VR seems to be doing quite well too, with Valve seeing 1.7 million first-time users of SteamVR through 2020. Valve has also been regularly pushing out upgrades to SteamVR and it's steadily become much more stable. On the subject of hardware, they saw a 66.6% increase in gamepad use over 2019 - showing to developers that well tested gamepad support can often be essential.

All in all, a really big year for Valve and Steam. You can see their full post here with lots of details.

Article taken from GamingOnLinux.com.
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21 comments
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Arehandoro 14 Jan
Quoting: The_Aquabat
Quoting: Purple Library Guy
Quoting: DorritValve's work for Linux can't be praised highly enough.
I have few doubts that soon, this year probably, we'll have a financial/economic crisis of epic proportions; something to make the Great Depression feel like an appetizer. It'll be interesting to see how it affects the software landscape.
Dunno about this year. These things always come slower than you expect.

the future is an imperfect tense right now "would", let's just live the present perfect simple for now.

(I was going to reply with a rather longish post about my opinion on the world economy but this is not the place for that)

Maybe not this article comments section, but we can always open a forum post. It's a delight to read comments very well articulated like the ones from kimyrielle and Purple Library Guy, and I'd also be interested in knowing more about fellow linuxers. As long as it doesn't turn into constant fight and gets disrespectful, of course.
Nanobang 14 Jan
Valve knows the world economy is going to tank and has been positioning themselves as the source for Linux gaming because everyone will be out of work, and no one will be able to afford new Windows or Apple machines.


Last edited by Nanobang on 14 January 2021 at 2:34 pm UTC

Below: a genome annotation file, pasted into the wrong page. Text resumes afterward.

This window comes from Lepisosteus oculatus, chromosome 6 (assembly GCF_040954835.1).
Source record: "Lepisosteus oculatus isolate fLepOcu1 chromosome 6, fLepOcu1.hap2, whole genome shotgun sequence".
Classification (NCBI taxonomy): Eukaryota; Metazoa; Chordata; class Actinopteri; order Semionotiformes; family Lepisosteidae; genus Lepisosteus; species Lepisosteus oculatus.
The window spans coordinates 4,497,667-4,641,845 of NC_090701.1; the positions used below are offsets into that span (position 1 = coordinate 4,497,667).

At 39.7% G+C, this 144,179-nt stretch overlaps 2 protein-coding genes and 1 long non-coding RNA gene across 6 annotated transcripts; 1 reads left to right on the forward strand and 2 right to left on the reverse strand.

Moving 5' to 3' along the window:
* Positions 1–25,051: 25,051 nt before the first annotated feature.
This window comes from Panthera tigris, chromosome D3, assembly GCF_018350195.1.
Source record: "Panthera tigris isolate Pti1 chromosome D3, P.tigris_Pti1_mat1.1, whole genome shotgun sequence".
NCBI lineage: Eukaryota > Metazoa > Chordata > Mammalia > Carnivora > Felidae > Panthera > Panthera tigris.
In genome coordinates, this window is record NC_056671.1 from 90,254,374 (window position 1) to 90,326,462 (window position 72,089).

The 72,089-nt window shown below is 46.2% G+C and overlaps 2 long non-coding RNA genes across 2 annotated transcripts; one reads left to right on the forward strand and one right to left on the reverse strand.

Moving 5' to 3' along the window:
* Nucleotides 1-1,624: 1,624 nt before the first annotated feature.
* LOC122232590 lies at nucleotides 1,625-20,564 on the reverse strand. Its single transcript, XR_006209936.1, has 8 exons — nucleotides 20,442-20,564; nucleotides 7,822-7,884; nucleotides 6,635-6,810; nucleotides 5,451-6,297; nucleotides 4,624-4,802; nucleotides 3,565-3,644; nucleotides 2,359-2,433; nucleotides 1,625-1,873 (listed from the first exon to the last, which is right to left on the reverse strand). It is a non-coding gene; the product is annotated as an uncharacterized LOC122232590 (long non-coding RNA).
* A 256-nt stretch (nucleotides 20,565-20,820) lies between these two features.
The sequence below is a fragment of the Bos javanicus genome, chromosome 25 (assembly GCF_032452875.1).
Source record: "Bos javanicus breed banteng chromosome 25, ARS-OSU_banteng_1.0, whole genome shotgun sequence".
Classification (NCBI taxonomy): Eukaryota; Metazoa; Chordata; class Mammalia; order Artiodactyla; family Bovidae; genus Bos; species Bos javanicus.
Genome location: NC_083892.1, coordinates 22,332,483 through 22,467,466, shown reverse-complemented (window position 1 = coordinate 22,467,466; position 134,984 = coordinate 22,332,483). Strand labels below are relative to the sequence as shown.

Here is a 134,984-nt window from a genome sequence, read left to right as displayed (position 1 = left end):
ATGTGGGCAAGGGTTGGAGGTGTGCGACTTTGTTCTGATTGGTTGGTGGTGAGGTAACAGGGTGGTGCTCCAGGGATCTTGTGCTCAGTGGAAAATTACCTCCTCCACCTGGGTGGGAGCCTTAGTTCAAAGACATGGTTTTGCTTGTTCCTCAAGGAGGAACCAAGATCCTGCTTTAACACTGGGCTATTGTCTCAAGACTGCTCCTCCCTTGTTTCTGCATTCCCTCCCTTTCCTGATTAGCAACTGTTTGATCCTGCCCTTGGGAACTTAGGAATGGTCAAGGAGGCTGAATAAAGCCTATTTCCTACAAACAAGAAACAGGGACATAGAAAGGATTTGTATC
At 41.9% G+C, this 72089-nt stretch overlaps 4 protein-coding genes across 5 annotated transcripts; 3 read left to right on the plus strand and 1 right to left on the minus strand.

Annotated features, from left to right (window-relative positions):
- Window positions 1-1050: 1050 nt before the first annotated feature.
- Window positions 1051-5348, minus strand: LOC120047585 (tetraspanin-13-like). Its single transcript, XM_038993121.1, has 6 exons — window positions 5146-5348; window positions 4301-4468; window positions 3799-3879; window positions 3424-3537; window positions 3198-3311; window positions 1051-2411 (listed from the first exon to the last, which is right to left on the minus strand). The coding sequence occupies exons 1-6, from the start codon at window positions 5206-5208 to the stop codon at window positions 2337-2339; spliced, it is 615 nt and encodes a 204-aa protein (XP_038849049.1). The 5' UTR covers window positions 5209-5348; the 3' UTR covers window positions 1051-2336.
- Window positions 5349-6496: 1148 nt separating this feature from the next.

Dorrit 14 Jan
Quoting: NanobangValve knows the world economy is going to tank and has been positioning themselves as the source for Linux gaming because everyone will be out of work, and no one will be able to afford new Windows or Apple machines.
That may very well be an accurate prediction.
Eike 14 Jan
Quoting: NanobangValve knows the world economy is going to tank and has been positioning themselves as the source for Linux gaming because everyone will be out of work, and no one will be able to afford new Windows or Apple machines.

... or games.
The_Aquabat 14 Jan
Quoting: NanobangValve knows the world economy is going to tank and has been positioning themselves as the source for Linux gaming because everyone will be out of work, and no one will be able to afford new Windows or Apple machines.
I wish I could give more likes to this comment
tuubi 14 Jan
Quoting: KimyrielleBut many countries in Europe and elsewhere would be happy to have JUST 7% unemployment even WITHOUT a pandemic going on, so there is that.
This comparison is almost meaningless if you ignore relative living standards. An unemployed person in one country might be better off (and contribute more to the economy) than someone working a full time job in another.
ageres 14 Jan